Friday, September 5, 2014

Unraveling Grandma's Paternity Dilemma
Using DNA Tests

Richmond Overton

Paternity issues are complicated. My paternity issue is over a hundred years old, which makes it more complicated. One woman, two men and eleven children are involved. I will concentrate on one of the eleven children, my paternal grandmother.

Three years ago I wrote a post concerning my paternal grandmother's paternity dilemma, Who is the Daddy. Grandma Gertrude's mother died when she was 7 years old and the question of her paternity would not be answered by the mother but by speculating family and friends. Two names were given as grandma's father, Richmond Overton and Elijah Usher.

My grandmother Gertrude Overton-Usher Durr was born between 1893-1895 to Jane Furnace.

I am hopeful my 23andMe DNA test will solve grandma's paternity question. I have four matches linked to my grandmother's family and other cousins are promising to test.

Documents and oral history claim Match 1 is a descendant of Jane Furnace and Elijah Usher.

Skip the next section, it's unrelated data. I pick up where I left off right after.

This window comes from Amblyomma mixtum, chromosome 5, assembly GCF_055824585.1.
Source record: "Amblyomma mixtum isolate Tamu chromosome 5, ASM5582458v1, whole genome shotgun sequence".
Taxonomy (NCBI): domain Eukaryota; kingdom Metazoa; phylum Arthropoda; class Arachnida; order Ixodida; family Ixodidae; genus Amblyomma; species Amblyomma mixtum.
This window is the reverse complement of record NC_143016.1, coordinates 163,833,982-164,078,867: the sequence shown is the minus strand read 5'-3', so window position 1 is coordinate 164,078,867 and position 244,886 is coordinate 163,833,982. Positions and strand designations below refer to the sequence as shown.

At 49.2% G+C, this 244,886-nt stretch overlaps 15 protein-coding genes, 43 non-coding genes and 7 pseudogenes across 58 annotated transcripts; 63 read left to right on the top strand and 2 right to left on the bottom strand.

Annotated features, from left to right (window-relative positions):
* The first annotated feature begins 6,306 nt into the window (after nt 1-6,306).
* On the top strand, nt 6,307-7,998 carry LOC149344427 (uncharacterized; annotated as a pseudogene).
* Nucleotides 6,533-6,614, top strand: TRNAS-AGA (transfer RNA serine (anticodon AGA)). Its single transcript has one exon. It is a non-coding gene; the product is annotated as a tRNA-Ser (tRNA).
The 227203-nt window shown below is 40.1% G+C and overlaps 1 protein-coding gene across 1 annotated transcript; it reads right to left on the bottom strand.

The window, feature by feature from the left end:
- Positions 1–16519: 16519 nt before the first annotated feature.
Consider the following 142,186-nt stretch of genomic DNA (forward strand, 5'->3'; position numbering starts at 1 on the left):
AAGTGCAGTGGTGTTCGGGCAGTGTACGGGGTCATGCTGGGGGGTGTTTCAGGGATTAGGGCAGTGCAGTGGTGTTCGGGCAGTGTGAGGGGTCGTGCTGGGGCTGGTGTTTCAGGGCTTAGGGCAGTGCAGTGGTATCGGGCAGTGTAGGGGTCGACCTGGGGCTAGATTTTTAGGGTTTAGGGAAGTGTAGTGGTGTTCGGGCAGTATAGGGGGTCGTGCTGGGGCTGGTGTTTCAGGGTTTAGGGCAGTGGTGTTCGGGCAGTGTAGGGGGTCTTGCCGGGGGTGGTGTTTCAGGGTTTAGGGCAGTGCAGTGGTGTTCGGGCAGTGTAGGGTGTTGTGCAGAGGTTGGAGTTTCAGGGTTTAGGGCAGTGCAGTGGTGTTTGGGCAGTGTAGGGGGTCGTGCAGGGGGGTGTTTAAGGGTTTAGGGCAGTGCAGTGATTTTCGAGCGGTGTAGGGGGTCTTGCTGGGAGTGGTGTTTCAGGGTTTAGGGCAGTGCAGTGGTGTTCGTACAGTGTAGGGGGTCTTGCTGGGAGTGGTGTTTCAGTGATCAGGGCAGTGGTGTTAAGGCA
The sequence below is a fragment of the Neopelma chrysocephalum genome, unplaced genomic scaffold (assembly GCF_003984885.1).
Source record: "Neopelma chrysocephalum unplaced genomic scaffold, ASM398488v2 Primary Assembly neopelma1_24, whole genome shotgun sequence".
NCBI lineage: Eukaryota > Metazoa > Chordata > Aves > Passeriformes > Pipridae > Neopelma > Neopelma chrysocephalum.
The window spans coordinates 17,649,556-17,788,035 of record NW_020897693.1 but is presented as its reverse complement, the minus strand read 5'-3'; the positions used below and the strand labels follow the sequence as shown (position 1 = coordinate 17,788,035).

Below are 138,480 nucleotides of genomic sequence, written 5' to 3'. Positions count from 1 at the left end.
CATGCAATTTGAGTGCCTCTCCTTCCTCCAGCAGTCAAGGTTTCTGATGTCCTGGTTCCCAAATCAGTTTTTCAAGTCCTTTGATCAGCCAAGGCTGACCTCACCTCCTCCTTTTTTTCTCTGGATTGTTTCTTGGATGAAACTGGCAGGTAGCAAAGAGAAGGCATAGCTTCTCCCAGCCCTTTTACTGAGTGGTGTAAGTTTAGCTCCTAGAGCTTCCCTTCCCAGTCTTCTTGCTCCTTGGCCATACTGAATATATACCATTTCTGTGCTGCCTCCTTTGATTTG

Match 2 is a third great granddaughter of Peggy Demyers, Richmond Overton's grandmother.

Matches 3 and 4, siblings, are the 4th great grandchildren of Peggy Demyers, Richmond Overton's grandmother.

Matches 2, 3 and 4 are not related to Jane but they match with Match 1.

Looking over our family trees, it appears that Elijah Usher may not be the father of Jane's child, Match 1's ancestor. DNA is pointing to Richmond Overton as my ancestor and also the ancestor of Match 1. I am waiting for other cousins to test before putting the question to rest.


  1. Hope it all gets settled! Sounds like you have lots of matches to look at.

  2. Thank goodness for DNA testing! At last it is allowing a chance for mysteries like this one to be solved.

    1. I resisted taking the test but decided it could only enhance my genealogy research.

  3. This is all very interesting--I had no idea how DNA matching worked. One of my friends recently tested to answer questions about her family ancestors.

  4. Cuz Linda, hearing this story makes me less hesitant to have my brother and I do the dna testing for research purposes. Didn't know if it was worth it or if I would be able to get any useful information. Is the test you took different from the one advertised to show African origin? - Cuz Carolyn

  5. Cuzzin Carolyn, I am having fun with my results. It is a lot more difficult to discover how one matches than I anticipated for those unknown to me. I took my test with 23andMe. No surprise, I am 86.2 western African.